Life surely is a strange, strange experience: we are thrown into this wildly unsafe world without any serious bearings. Well, mostly we are, and if not, the serious bearings will turn out to be woundingly misleading and fundamentally unserious. But that is only ever a part of the story - we can find direction and seriousness even in this world, even if only momentarily. The first days are misleading days: we can build even on these foundations, trusting our love, our intelligence, our reason. This will be permanently so for as long as we will remain human. So, there never, logically, can be a totally hopeless understanding of the world that would simultaneously be a realistic understanding.

Sunday, February 22, 2015

The great matter

It wasn't great, of course, it was sordid, several more butterflies to the wheel within the confines of a literally mad system, presided over by a literally mad king. Kings had to be exceptional not to be mad or weak or both and in that sense Henry certainly was not exceptional in his increasing detachment from reason into raving and deadly egomania.

I am re-reading Hilary Mantel's incredibly excellent account of the process. It departs probably seriously from any empirical account (we can't be totally certain as there are these huge gaps about Cromwell, but it is rather unlikely and central to the book that he would have had such an inner life and perception as Mantel provides him with). But the feel of the era, the feel of the murderous high political process of the time - they are amazingly captured, in a way no historian can, whether a good or bad historian.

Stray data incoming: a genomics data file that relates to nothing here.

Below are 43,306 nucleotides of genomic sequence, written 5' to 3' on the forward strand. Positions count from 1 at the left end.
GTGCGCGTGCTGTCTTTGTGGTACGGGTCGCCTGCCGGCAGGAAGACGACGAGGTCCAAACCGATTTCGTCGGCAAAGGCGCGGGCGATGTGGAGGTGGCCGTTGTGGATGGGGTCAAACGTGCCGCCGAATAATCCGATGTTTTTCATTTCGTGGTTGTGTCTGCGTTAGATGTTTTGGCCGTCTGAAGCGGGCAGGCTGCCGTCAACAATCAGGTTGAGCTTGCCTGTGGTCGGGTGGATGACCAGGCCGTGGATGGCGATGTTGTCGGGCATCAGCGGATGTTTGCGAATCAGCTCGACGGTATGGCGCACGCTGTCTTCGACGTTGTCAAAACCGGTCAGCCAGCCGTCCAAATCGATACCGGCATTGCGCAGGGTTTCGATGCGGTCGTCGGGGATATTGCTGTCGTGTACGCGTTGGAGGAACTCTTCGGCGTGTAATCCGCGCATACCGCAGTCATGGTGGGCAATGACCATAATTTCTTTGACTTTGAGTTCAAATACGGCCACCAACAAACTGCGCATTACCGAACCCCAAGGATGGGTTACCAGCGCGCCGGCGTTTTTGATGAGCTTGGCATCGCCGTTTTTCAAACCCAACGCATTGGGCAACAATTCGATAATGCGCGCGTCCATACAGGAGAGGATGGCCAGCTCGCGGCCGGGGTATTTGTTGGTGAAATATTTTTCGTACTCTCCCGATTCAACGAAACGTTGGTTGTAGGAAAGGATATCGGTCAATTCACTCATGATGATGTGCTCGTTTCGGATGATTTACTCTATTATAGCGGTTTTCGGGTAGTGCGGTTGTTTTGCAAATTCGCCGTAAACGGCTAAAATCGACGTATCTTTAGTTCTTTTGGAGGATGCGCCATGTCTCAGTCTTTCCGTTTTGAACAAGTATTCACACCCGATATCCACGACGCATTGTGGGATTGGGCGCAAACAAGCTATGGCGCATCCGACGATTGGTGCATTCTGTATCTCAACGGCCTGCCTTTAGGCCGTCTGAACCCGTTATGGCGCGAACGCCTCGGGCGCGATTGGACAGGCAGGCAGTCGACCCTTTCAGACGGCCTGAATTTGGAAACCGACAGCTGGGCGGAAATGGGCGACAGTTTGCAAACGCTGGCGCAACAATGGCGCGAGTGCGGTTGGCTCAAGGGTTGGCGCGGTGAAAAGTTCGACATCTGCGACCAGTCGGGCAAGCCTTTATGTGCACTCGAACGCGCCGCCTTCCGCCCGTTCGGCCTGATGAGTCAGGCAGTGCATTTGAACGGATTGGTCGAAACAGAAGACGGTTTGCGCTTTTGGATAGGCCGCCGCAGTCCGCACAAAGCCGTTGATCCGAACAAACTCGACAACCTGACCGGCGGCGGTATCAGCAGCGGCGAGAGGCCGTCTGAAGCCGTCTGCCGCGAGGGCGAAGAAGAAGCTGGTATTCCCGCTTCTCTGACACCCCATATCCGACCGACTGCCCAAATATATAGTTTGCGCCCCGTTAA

The great matter is that: the way literature creates and distills meanings, shapes our human perception, captures the essence of it. Mantel's perception is scary, there is a huge intelligence there, a deep, deep understanding of history, the shape of it, the meaning of it. Literature, fiction and poetry, is truly the best we can show of ourselves.

Tuesday, January 06, 2015

Keynes - an enemy of progress?

I am not serious, of course - he largely did save capitalism though not for the ages but for the moment and most probably not in order for the liberal democracies to revert in good times back to the morally disgusting Victorian "ideas". But this has about happened: I'm sure we'll soon get the ten year old chimney sweeps back with full "freedom of contract". Capital is as triumphant and as short sighted and as irrational as in the 1920's. Actually, just for the hell of it the EU has brought chancellor Brüning back. Probably only the slowly dismantling welfare state is the only thing that has kept the good chancellor's repeat performance's concequences away from the streets. (Not totally sure about the streets of Budapest though.)

Keynes was a great statesman, an exceedingly wise man but one does begin to wonder whether he really was too moderate after all, too conservative, too underestimating of the reactionary liberalist tendencies of the market economy. Perhaps democratic socialism should after all be worth a second glance?